Recovered from the deadly "friendly fire" incident of Christmas Day with additional tank reinforcements on their way, Task Force McGeorge made ready to resume its attack on Grandmenil. Meanwhile the SS prepared to renew their own attack up the road to Erezee where they had been stopped by the green troops of the 75th Infantry Division. The two attacking forces met on the day after Christmas.
The two forces crashed together, with the Panthers getting much the better of the tank duel. But the SS grenadiers had suffered terrible losses among their junior officers and lost much of their unit cohesion. Timely reinforcements made the difference, and it was the Germans who fell back as American tanks captured Grandmenil. Capt. John Jordan and his crew joined the attack after having spent the night near the village - trapped behind enemy lines, Jordan simply parked his tank next to several burned or abandoned Shermans and the SS men never examined them. When the Americans returned to Grandmenil, Jordan radioed in reports of German movements and when his own division's tanks drew close he joined them.
We have a replay of the previous scenario, but this time the Americans have more tanks, more artillery, and a spotter hidden behind the German lines. The new guys are still pretty green, but the Spearhead always pushes through.
The Small Solution
27 December 1944
While top American generals like Omar Bradley, George Patton and Matthew Ridgway urged Gen. Dwight D. Eisenhower to attack out of the Elsenborn Ridge area and cut off the two German panzer armies, Ike chose a more cautious approach. The counter-offensive would take place farther to the west, with less risk but of course a lesser potential reward - a choice derided by Eisenhower's counterpart, Field Marshal Gerd von Rundstedt, as the "Small Solution." One of the first of these attacks fell on the 9th SS Panzer Division. A favored unit, the division had meandered through the German rear areas since the offensive's start and suffered many more losses to American planes than in ground combat.
The 9th SS lost both villages and reported that one of its grenadier regiments had been "cut to pieces." Even though the paratroopers lacked tank support, they had powerful artillery behind them and considerable attitude. The SS corps commander informed army headquarters that 9th SS was no longer capable of combat operations and requested that it be withdrawn. The request was denied; for once, even the favored SS would be left in the front lines just like the regular army divisions.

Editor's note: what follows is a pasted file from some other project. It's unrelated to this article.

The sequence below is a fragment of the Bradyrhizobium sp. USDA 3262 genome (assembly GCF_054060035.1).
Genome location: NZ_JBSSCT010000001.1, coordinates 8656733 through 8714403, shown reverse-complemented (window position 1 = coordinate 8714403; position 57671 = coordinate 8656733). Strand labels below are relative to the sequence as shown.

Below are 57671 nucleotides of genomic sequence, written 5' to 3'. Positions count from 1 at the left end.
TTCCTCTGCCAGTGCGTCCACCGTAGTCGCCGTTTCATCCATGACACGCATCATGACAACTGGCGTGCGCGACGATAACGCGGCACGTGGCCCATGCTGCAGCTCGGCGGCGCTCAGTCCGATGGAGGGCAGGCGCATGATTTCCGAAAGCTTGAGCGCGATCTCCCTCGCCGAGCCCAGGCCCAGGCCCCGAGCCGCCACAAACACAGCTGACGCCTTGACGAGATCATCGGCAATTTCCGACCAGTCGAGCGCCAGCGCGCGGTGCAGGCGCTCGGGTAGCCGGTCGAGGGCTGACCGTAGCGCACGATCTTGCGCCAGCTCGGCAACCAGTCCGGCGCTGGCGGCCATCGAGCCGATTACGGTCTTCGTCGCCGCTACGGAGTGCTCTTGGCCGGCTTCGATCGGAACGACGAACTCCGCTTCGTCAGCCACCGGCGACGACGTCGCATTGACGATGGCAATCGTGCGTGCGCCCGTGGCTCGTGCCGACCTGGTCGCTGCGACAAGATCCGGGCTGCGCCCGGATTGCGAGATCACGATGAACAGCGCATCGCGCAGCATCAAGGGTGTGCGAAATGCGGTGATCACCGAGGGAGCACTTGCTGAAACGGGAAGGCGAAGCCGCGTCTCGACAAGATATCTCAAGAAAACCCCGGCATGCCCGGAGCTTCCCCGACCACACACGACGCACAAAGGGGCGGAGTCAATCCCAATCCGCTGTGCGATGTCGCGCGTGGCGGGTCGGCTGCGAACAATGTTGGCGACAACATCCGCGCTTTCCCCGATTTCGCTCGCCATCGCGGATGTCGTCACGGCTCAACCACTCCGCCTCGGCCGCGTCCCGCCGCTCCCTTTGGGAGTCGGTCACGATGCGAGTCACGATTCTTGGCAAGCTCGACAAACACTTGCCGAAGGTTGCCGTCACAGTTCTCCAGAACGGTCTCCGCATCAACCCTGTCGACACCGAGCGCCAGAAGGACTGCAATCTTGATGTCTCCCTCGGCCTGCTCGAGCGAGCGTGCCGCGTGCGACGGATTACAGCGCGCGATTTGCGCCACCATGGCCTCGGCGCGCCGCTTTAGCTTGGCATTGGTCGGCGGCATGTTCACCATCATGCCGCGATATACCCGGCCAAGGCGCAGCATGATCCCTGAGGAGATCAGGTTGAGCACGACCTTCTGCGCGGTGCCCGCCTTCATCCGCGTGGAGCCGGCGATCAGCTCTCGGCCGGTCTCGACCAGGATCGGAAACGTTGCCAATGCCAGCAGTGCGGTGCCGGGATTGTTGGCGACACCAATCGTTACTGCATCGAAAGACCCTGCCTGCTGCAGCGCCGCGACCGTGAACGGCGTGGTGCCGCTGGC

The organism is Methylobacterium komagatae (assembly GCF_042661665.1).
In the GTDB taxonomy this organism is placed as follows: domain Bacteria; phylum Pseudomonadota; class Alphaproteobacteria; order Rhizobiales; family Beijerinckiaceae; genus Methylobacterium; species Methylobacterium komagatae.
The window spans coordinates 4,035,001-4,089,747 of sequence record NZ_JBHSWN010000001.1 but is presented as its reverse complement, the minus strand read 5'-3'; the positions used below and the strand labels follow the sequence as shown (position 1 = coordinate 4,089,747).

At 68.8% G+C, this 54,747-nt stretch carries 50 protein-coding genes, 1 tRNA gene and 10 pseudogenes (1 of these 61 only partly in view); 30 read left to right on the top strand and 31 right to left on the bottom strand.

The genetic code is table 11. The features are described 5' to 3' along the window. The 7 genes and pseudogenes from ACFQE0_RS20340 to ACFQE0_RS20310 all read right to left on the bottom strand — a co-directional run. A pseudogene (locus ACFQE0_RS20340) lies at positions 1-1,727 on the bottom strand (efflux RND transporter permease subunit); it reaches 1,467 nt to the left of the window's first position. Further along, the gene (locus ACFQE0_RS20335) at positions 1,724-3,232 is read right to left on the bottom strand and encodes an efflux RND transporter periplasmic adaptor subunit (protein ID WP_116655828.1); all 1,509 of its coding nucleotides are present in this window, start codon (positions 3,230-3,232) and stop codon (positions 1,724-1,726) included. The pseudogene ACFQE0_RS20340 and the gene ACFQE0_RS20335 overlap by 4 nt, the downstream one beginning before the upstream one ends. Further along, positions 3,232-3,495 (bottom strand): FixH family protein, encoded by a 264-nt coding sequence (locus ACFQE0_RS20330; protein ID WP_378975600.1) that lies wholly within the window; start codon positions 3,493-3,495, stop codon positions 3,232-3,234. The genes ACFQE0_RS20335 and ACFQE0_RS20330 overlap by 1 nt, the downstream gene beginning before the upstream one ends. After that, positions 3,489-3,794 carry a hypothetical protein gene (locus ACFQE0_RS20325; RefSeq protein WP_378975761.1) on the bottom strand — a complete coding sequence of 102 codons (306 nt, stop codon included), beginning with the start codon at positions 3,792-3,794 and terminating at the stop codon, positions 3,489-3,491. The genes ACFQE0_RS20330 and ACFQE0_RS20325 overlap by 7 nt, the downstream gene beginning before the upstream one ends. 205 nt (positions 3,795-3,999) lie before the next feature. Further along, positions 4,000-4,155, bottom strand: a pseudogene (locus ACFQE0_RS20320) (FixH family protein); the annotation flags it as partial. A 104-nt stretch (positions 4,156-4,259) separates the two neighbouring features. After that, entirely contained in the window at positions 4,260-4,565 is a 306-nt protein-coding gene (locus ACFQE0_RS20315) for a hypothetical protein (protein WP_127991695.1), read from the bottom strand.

It’s going to be a bad day to be a war criminal; the Nazi scum have tanks and some artillery support while the Americans have none. But All-American morale is sky-high, the heavy snow makes tanks harder to use anyway, and there’s a massive steel rain of artillery coming down onto the unrighteous made even deadlier with the VT fuze.
28 December 1944
On the northern flank of the German Ardennes offensive, the stout American defense of the twin villages and other locations totally disrupted German plans. The German command removed all panzer and panzer grenadier divisions from this flank, but the American salient at Wirtzfeld jutting into the German lines remained a danger due to the heavy American artillery concentration on the Elsenborn Ridge. After a delay of several days, Gen. Otto Hirtzfeld sent the remains of his 67th Corps forward.
The American artillery on Elsenborn Ridge was not packed wheel-to-wheel as junior officers told their men, but it came close. Without the proximity fuze it had been deadly to Germans in the open, but now the clear fields between the twin villages and the Elsenborn Ridge became a killing ground. The Volksgrenadiers lost hundreds of men and did not come close to the American positions.
There’s not a lot of American infantry to hold their ground, while the German “Water Buffalo” Division has plenty of troops. They’re going to need them, since they have to cross open ground under a massive artillery barrage armed with the deadly VT fuze. This is going to be a black day for the German Army.
And that’s the fourth segment. Next time we’ll wrap it up.
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Mike Bennighof is president of Avalanche Press and holds a doctorate in history from Emory University. A Fulbright Scholar and NASA Journalist in Space finalist, he has published over 100 books, games and articles on historical subjects.
He lives in Birmingham, Alabama with his wife, three children and his dog, Leopold.